Autologous platelet labeling with indium-111 tropolone
Autologous platelets of the dogs were labeled with In-111 (tropolone) 3 according to the method of Dewanjee et al., and injected intravenously with 300-400 microcuries [4-6]. The platelet-rich plasma was separated from blood anticoagulated with acid citrate dextrose solution and ACD-saline washed platelets were labeled with the procedure as shown in figure 2.
Figure 2: Platelet labeling with the charge-neutral and water soluble in-111 tropolone complex and the optimal method of platelet labeling in ACD-saline or ACD-plasma media. Only purified platelet fraction separated from other cells in whole blood must be incubated with in-tropolone complex.
Radioiodination of canine LDL-C with I-131 and LDL-C with I-125 radionuclide using the IodoGen transfer method
Canine LDL-C and HDL-C particles were separated using the cesium-chloride density-gradient method with an ultracentrifuge (Beckman, Inc.). Stock solutions separated lipoproteins were radiolabeled in a chemical hood using the IodoGen-transfer method and the free radioiodide was separated from radiolabeled lipoproteins by gel-filtration. They were filtered for sterilization and aliquots were kept frozen. After thawing and filtering to remove sediments, they were injected intravenously with C-14 and I-131 tagged cholesterol along with radioiodine-tagged lipoproteins after the CABG procedure. After 24 hours, the dogs were heparinized and euthanized [31-36]. The CABG segments were cut into five segments, weighed and radioactivity was measured in a calibrated gamma-ray spectrometer (Beckman, Inc.). Control saphenous vein were isolated and radioactivity per unit weight was calculated. The ratio of CABG segments was compared to that of control radioactivity. Unlike In-111 tagged platelets, where anastomoses retained higher level of radioactivity, the distribution of I-125 and I-131 tagged lipoproteins on CABG segments were uniform. We plotted the radioactivity ratios of CABG segments to control vein during (Figures 3 and 4) our follow-up period of 1-365 days post CABG .
Figure 3: Chronological SEM evaluation to correlate the changes of endothelial loss in the saphenous vein segments of CABG and platelet aggregates from day 1 to and 7 days after grafting and reendothelialization at 30 and 90 days.
Figure 4: Rapid uniform deposition of iodine-131 and C-14 labeled cholesterol, HDL-C and LD-CL on CABG segments from EC-loss with respect to control saphenous vein graft at 24 hours after IV injection. Statin therapy is essential after CABG due to patchy EC loss and rapid cholesterol, LDL-C and HDL-C influx.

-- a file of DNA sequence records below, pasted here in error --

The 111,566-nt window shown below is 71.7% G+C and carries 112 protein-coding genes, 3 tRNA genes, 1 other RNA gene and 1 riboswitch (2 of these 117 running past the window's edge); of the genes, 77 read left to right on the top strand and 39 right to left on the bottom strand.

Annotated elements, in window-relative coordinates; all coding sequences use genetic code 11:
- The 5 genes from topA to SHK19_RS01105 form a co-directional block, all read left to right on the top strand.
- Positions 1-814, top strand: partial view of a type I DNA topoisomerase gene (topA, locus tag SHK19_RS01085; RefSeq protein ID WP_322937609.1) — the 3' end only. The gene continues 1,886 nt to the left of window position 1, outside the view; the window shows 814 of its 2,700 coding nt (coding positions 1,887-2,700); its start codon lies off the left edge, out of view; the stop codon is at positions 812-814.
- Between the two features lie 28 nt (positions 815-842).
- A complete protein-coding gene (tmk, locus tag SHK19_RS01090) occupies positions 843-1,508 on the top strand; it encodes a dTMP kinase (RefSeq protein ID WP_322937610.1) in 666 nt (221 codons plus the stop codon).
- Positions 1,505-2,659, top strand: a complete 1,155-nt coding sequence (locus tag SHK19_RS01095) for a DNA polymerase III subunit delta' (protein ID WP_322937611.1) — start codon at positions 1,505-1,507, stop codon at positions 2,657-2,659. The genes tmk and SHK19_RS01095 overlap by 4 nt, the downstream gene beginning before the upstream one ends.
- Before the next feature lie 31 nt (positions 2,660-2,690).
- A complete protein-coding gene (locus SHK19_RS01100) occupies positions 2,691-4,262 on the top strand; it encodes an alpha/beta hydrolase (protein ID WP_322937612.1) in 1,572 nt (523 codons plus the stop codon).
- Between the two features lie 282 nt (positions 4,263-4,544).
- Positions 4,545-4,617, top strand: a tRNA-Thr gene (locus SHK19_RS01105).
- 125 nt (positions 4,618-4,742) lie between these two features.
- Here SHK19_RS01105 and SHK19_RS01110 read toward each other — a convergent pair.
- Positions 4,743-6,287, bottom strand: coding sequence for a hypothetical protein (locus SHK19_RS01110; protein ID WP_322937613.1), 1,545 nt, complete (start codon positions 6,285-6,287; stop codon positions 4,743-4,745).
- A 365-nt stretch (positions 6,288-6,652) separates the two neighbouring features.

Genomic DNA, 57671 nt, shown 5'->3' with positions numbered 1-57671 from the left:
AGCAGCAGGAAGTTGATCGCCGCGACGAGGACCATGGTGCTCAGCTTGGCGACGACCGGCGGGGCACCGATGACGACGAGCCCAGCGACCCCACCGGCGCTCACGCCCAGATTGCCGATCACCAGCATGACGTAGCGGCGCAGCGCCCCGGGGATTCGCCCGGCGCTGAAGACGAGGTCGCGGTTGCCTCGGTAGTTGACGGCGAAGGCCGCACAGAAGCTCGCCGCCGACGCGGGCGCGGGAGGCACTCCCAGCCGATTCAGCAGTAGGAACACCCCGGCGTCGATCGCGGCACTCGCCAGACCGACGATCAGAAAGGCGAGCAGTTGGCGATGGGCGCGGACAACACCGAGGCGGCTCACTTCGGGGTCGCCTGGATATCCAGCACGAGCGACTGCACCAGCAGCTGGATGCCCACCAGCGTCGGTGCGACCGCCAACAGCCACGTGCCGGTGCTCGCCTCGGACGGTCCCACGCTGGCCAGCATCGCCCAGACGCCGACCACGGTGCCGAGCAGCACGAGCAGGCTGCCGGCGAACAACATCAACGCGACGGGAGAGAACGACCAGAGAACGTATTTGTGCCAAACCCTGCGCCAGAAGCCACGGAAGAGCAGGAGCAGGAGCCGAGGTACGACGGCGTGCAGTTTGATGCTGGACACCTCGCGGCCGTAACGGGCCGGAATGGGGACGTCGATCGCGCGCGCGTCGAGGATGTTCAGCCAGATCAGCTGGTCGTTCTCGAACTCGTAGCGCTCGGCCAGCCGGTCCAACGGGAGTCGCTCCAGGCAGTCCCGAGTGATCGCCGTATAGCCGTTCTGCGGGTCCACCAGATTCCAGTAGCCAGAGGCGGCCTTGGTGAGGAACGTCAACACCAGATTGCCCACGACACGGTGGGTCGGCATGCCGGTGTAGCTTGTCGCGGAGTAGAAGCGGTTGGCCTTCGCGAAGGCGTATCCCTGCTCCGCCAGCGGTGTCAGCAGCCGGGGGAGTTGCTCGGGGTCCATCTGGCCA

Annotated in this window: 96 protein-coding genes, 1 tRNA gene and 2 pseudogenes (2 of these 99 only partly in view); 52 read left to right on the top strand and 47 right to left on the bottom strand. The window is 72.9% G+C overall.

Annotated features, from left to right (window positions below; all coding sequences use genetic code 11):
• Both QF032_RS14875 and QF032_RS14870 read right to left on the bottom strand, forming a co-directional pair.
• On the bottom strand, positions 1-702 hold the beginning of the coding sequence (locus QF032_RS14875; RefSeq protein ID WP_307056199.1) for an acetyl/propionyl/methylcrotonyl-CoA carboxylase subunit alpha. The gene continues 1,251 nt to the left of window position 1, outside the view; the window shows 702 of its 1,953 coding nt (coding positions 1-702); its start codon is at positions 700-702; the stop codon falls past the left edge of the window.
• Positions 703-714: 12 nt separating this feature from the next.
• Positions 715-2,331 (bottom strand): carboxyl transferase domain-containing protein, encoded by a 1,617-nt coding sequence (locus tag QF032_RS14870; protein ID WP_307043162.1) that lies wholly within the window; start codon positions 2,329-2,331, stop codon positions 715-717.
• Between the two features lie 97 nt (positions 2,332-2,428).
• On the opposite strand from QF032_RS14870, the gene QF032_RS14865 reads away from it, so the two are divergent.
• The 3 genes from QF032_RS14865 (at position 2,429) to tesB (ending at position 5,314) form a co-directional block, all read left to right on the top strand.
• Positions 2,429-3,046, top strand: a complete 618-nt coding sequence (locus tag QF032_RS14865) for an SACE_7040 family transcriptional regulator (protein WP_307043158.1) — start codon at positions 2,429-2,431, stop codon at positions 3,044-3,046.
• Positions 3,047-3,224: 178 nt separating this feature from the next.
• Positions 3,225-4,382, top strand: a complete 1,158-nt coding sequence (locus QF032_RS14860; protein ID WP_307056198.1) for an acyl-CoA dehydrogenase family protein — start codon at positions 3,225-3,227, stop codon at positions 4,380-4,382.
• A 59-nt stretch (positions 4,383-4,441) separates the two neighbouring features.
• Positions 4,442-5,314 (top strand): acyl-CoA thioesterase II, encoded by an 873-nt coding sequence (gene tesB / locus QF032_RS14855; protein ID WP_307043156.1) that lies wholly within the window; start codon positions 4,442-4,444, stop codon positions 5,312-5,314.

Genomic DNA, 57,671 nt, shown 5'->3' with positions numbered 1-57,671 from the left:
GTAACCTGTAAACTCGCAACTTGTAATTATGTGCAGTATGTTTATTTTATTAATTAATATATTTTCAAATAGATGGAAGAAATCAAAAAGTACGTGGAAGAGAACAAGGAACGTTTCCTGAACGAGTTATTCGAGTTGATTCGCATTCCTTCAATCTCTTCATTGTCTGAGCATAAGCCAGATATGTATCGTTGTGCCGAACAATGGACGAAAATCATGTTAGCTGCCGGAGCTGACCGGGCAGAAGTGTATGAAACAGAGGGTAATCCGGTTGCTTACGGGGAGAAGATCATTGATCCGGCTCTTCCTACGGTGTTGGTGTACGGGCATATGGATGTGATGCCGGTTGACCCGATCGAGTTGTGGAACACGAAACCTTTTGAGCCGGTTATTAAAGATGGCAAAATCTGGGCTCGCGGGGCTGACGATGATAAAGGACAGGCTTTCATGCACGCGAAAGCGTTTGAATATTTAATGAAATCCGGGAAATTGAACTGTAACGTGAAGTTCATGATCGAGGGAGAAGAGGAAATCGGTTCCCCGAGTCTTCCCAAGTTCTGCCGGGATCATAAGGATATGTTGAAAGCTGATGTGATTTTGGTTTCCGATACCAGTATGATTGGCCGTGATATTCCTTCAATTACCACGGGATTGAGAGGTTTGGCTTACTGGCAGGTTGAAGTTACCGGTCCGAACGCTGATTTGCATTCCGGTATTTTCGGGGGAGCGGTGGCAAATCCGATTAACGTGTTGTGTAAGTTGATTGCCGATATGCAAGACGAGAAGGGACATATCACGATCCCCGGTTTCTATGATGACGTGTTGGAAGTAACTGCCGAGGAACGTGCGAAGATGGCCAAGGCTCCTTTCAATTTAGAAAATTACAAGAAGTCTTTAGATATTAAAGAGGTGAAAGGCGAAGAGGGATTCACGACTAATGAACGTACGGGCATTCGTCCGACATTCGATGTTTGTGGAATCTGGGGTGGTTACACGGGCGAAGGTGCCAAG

Figure 5 the coronary artery bypass graft model (A). The saphenous vein was harvested and anastomosed to aorta at the proximal end and to coronary artery at the distal end (likely site of occlusion) beyond the ligated site. For mapping the adherent regional thrombi, the graft was carefully dissected from the heparinized and euthanized dog. It was cut into five segments and surface area was measured by placing them on a graph paper. Platelet density was calculated from the Dewanjee equation (B). Level of thrombi was highest at both anastomoses and lower in the midsection of graft . However, the platelet density decreased in both and control and Aspirin-Persantine treated groups always lower in the treated group. During harvesting, patchy areas of vein graft loses endothelial cells as shown by the SEM study. As the patches of injured vein-wall were re-endothelialized, there was no difference of platelet density at 90 days (D). Initially, we also compared radioactivity of the walls of CABG graft and control artery or vein (C). This the first study of long-term follow-up of CABG thrombi and their sequential reduction as the wound-healing progresses on graft intimal surface with and without platelet-inhibitors. Dr. Rene Favaloro, the first surgeon of Argentine, who did the CABG surgery at Cleveland Clinic on November 30, 1967, will be delighted at the high acceptance level of his life-saving intervention all over the world.